14

Adam and Eve thought that they were naked after having eaten the forbidden fruit.

Genesis 3:7 Then the eyes of both of them were opened, and they realized they were naked; so they sewed fig leaves together and made coverings for themselves.

8Then the man and his wife heard the sound of the Lord God as he was walking in the garden in the cool of the day, and they hid from the Lord God among the trees of the garden. 9But the Lord God called to the man, “Where are you?”

10He answered, “I heard you in the garden, and I was afraid because I was naked; so I hid.”

Did the fig leaves not cover his nakedness?

0
11

Two different nakednesses are in view here. The fig leaves covered his physical nakedness but did nothing to quench his awareness that his newly defiled conscience was naked before God. The sequence bears this out:

Their eyes were opened and they knew they were naked, they made fig leaf coverings for their nakedness, they heard God coming and hid because they were naked, God did not deny their nakedness even though they were covered with fig leaves. This distinguishes between physical and spiritual nakedness and prioritizes the spiritual. We are all naked before God in this same sense and, unless He Himself clothe us, we shall seek to hide our nakedness by feeble, useless human effort.

And no creature is hidden from his sight, but all are naked and exposed to the eyes of him to whom we must give account. - Hebrews 4:13

Adam was able to provide himself physical covering but the spiritual covering he needed was something only God could provide. God therefore sought him out in order to bring conviction, judgement, and atonement/covering.

And the LORD God made for Adam and for his wife garments of skins and clothed them. - Genesis 3:21

Many have seen in this a foreshadowing of the death of the Son of God on our behalf. That God himself shed the first blood to make the first covering for the first sin.

4
  • Up-voted +1. Personally, I see the coats of skins being another humanity. The nakedness is the lack of a humanity that is yet to come. And fig leaves is not enough. – Nigel J Feb 19 at 14:42
  • @Nigel Sure. Or that righteousness from God that we need to be clothed in. I've actually spoken with people who believe Adam and Eve were created without actual, literal skin and that God, here, added that additional organ in v. 21! – Mike Borden Feb 19 at 19:55
  • "Two different nakednesses are in view here." Maybe, but how do you know for sure? – curiousdannii Feb 21 at 9:02
  • @curiousdannii Mostly because their eyes were opened, they knew they were naked, they covered themselves with fig leaves, then still hid because they were naked. This probably makes spiritual nakedness primary. – Mike Borden Feb 21 at 13:53
6

Nakedness was not the problem... Because prior to eating ...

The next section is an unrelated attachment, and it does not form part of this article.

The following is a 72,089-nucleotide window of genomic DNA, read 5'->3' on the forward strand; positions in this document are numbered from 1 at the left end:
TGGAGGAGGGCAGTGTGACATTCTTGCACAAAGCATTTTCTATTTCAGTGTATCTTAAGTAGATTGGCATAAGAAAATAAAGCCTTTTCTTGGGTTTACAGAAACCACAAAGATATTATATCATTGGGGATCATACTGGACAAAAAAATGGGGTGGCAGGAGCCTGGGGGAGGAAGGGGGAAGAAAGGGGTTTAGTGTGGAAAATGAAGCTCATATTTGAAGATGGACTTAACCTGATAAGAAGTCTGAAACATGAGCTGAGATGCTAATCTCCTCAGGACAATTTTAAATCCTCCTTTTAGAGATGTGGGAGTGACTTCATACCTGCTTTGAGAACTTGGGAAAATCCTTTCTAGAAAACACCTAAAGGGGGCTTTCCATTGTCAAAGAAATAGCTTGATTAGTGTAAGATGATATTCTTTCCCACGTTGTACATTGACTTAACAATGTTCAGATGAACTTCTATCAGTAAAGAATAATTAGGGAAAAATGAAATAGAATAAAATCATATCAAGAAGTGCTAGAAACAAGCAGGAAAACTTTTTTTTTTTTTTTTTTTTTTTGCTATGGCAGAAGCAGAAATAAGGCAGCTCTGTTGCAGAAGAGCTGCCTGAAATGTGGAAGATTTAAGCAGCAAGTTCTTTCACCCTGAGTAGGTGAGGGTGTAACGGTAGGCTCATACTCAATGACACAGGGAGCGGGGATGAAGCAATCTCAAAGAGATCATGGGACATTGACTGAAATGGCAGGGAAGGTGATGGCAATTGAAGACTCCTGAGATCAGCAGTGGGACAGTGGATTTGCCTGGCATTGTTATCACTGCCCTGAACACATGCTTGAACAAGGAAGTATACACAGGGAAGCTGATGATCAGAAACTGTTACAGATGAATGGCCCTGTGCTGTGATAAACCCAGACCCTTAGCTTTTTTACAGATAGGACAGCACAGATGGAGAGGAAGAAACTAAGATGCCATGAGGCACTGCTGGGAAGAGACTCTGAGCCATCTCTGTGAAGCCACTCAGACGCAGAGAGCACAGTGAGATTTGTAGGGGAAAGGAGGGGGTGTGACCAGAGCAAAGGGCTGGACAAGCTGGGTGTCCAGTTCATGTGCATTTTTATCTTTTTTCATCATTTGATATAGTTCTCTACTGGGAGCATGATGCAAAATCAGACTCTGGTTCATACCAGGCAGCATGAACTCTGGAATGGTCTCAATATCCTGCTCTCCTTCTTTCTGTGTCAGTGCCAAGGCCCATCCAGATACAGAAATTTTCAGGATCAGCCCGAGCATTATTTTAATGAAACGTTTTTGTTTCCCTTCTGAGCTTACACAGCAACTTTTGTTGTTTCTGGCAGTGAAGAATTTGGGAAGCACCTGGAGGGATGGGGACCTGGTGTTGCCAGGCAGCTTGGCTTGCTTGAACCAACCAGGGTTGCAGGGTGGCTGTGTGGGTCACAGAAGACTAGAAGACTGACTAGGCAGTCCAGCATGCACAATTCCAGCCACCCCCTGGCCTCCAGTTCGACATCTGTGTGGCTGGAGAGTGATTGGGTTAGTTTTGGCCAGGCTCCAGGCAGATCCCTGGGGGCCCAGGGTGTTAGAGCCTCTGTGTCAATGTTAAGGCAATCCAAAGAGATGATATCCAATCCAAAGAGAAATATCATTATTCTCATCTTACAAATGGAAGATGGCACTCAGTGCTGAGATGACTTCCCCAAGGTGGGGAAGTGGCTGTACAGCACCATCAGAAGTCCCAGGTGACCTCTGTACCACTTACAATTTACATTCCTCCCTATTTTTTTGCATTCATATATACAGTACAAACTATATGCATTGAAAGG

GEN 2:25 And the man and his wife were both naked and were not ashamed.

The awareness of ‘nakedness’ came about because...

GEN 3:7 Then the eyes of both were opened, and they knew that they were naked.

The “key’ to understanding this verse is helped by looking at the Hebrew word behind ‘knew’. yāḏaʿ. Which means ‘perceived’, or an ‘inward intuition’.

What were they ‘sensing’? We find the answer to this in Romans. Paul is explaining that all have an intuitive inward sense of Gods wrath, which comes from them intuitively ‘knowing’ that they are unrighteous.

Rom 1:18 For the wrath of God is revealed from heaven against all ungodliness and unrighteousness of men, who hold the truth in unrighteousness; 19 Because that which may be known of God is manifest in them; for God hath shewed it unto them.

So after eating, because of their now unrighteous state, they had an inward ‘sense’ of Gods wrath, hence they were afraid, fearful, of what? - Gods wrath. So they hid.

GEN 3:10 And he said, “I heard the sound of you in the garden, and I was afraid, because I was naked, and I hid myself.”

It was their unrighteousness that needed covering. The Hebrew behind ‘naked’ (ʿêrōm) means uncovered. God is righteous, and the presence of righteousness exposes unrighteousness. But it’s this inward ‘perception’ that man tries to suppress, hence the fig leaves.

Man (Adam) was righteous. He had Gods righteousness. Via his spirit. Adam communed with God is his spirit. But, when he ‘ate’, his spirit (he) died - instantly, just as God said would happen. Man became unrighteous (Sin). And covering with leaves was an outward expression of an inward state.

Man became sin. All unrighteous is ‘sin’. So the issue wasn’t disobedience (sin - verb), but rather unrighteousness (Sin-noun). It wasn’t so much about what man ‘did’, it was about what man had become. And, through unrighteousness, Man was now separated from God. And that unrighteousness is what religion tries to reverse, and what unbelievers try to suppress

6